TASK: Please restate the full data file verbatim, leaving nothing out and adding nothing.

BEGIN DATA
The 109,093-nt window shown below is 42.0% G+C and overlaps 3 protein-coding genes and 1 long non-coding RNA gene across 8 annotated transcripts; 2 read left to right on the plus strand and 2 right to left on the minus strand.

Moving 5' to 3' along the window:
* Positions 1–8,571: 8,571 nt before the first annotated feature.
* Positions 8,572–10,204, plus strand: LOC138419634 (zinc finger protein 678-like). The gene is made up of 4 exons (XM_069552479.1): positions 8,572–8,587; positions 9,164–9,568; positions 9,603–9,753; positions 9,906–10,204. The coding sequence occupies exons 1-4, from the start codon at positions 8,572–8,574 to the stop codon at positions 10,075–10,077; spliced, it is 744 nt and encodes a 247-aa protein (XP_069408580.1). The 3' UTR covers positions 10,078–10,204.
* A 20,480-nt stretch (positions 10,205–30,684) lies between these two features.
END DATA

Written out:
The 109,093-nt window shown below is 42.0% G+C and overlaps 3 protein-coding genes and 1 long non-coding RNA gene across 8 annotated transcripts; 2 read left to right on the plus strand and 2 right to left on the minus strand.

Moving 5' to 3' along the window:
* Positions 1–8,571: 8,571 nt before the first annotated feature.
* Positions 8,572–10,204, plus strand: LOC138419634 (zinc finger protein 678-like). The gene is made up of 4 exons (XM_069552479.1): positions 8,572–8,587; positions 9,164–9,568; positions 9,603–9,753; positions 9,906–10,204. The coding sequence occupies exons 1-4, from the start codon at positions 8,572–8,574 to the stop codon at positions 10,075–10,077; spliced, it is 744 nt and encodes a 247-aa protein (XP_069408580.1). The 3' UTR covers positions 10,078–10,204.
* A 20,480-nt stretch (positions 10,205–30,684) lies between these two features.